- Silver has been on the front foot since the start of US trade, rising from $24.00 to $24.40s.
- Market focus is now turning to remarks from President Biden after the US cash close, with focus on infrastructure spending.
Spot silver prices (XAG/USD) have recovered in recent trade, rallying back from around the $24.00 level to the $24.40s over the past few hours, with most of the gains coming in the first half of US trading hours. Heading into the US close, spot silver is trading with healthy gains of 1.6% or just under 40 cents on the day.
Driving the day
USD bulls appear to have run out of steam following what has been a very strong month (the DXY is set for its best monthly gains since July 2019 of 2.4%). Surpassing the 93.50 mark appears to have been one key psychological hurdle too much, with traders instead opting to book some profits in lieu of the month and quarter-end. Weakness in the buck on the final trading day of the month has given dollar-denominated precious metals some much-needed respite. Mixed US data (strong ADP and Chicago PMI numbers but a weak Pending Home Sales print) have not had a lasting impact on precious metals markets.
Looking ahead, US President Joe Biden is expected to unveil more details on his administration’s infrastructure spending plans; he is expected to announce a $2.25T package, part one of two infrastructure bills his administration will seek to push through Congress this year. Particular attention will be focused on how he intends to pay for the spending; a corporation tax hike to 28% and higher taxes on capital gains and higher earners are all on the table, though a wealth tax is reportedly not. Traders ought to watch the reaction in US government bond and FX markets to gauge the precious metal reaction; any strength in USD and yields would be a negative for silver.
US Data Recap
A solid estimate of the number of jobs added to the US economy in March from ADP and a blowout Chicago PMI survey for the same month were unable to lift USD sentiment. Starting with the former; the payroll firm’s data indicated that 517K jobs were gained on the month, a little below expectations for ADP’s data to show 550K in job gains. Needless to say, however, more than half a million in job gains is pretty impressive. If the official labour market report on Friday confirms half a million in job gains, that would put total non-farm employment at roughly 143.5M, more than 13.5M above last April’s 130Mish lows, but still substantially below pre-pandemic levels of roughly 152.5M in total employment in the country.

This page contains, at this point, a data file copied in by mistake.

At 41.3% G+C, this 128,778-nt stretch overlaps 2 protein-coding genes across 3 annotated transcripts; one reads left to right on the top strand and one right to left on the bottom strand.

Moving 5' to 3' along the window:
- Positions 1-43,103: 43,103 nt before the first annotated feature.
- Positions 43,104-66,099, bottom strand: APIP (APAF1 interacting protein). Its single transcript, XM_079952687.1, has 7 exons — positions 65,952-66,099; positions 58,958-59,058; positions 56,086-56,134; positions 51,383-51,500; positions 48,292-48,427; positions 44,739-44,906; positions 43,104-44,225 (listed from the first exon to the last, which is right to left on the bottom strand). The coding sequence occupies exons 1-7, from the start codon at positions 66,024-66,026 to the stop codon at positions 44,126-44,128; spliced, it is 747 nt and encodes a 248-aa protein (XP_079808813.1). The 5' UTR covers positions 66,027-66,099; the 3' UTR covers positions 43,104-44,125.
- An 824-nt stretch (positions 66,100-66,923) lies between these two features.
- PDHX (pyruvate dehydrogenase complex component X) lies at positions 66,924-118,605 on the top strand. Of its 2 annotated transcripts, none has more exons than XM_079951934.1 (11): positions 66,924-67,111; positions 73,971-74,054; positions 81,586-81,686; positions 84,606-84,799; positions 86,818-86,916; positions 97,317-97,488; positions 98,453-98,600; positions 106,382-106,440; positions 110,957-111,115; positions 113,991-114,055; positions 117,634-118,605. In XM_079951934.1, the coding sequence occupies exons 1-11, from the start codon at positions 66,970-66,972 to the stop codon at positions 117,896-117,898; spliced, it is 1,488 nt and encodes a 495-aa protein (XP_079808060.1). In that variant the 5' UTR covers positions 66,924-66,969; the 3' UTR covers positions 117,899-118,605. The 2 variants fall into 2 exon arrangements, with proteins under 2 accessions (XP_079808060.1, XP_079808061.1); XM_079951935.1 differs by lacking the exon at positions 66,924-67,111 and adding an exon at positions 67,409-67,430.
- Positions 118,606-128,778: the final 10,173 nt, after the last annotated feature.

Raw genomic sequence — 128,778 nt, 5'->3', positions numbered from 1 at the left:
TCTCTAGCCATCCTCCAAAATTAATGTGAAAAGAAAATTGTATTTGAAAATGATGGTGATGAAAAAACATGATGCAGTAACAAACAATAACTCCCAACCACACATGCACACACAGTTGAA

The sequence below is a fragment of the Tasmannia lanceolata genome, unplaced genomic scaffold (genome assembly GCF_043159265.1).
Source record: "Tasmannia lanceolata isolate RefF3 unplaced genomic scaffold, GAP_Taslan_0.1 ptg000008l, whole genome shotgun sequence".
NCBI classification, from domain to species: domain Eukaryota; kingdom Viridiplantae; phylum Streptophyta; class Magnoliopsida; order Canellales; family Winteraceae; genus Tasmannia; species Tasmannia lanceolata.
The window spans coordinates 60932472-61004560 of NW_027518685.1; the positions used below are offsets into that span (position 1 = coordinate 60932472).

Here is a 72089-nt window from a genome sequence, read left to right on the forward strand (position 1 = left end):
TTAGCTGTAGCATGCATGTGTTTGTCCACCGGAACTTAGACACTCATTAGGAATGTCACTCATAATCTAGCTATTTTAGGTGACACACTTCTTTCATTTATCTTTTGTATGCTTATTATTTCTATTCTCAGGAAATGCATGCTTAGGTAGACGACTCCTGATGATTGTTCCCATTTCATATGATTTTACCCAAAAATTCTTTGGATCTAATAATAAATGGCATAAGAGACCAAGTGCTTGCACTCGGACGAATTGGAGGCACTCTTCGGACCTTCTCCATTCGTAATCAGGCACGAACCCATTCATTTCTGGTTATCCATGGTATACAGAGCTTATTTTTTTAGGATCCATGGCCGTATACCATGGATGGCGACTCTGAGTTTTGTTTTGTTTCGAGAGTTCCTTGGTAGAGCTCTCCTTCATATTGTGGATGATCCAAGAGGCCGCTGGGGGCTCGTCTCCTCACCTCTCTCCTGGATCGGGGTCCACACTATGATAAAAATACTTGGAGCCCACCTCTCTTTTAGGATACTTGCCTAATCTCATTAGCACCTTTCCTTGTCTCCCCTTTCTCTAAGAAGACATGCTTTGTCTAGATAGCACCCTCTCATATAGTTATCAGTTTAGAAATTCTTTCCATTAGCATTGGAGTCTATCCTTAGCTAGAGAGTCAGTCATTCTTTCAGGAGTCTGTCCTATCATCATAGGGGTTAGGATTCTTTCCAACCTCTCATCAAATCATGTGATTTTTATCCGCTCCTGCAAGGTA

Note that while ADP has not been particularly accurate in predicting the official NFP number over the past few months, it has helped to indicate the trend; i.e. ADP accurately predicted the stagnation in the rate at which jobs have been gained in the US into the end of 2020 and start of 2021, and may now be pointing towards the expected pick up in employment over the coming weeks. Wednesday’s ADP data should instill confidence in the market’s consensus prediction for 650K jobs to have been added to the US economy in March.
Turning now to Chicago PMI; the headline index surged to 66.3 from 59.5 in February, well above expectations for a rise to 60.7. The strong data comes in wake of a string of other strong manufacturing surveys for the month of March, be that the regional Fed surveys or last week’s preliminary Markit PMI report and adds further upside risk to the market’s expectations that Thursday’s headline ISM Manufacturing PMI will come in at 61.3. Despite not showing any positive reaction to the above, the dollar did show some minor signs of weakness in wake of a significantly worse than expected February Pending Home Sales release; pending sales tanked 10.6% on the month, much larger than the expected drop of 2.6%.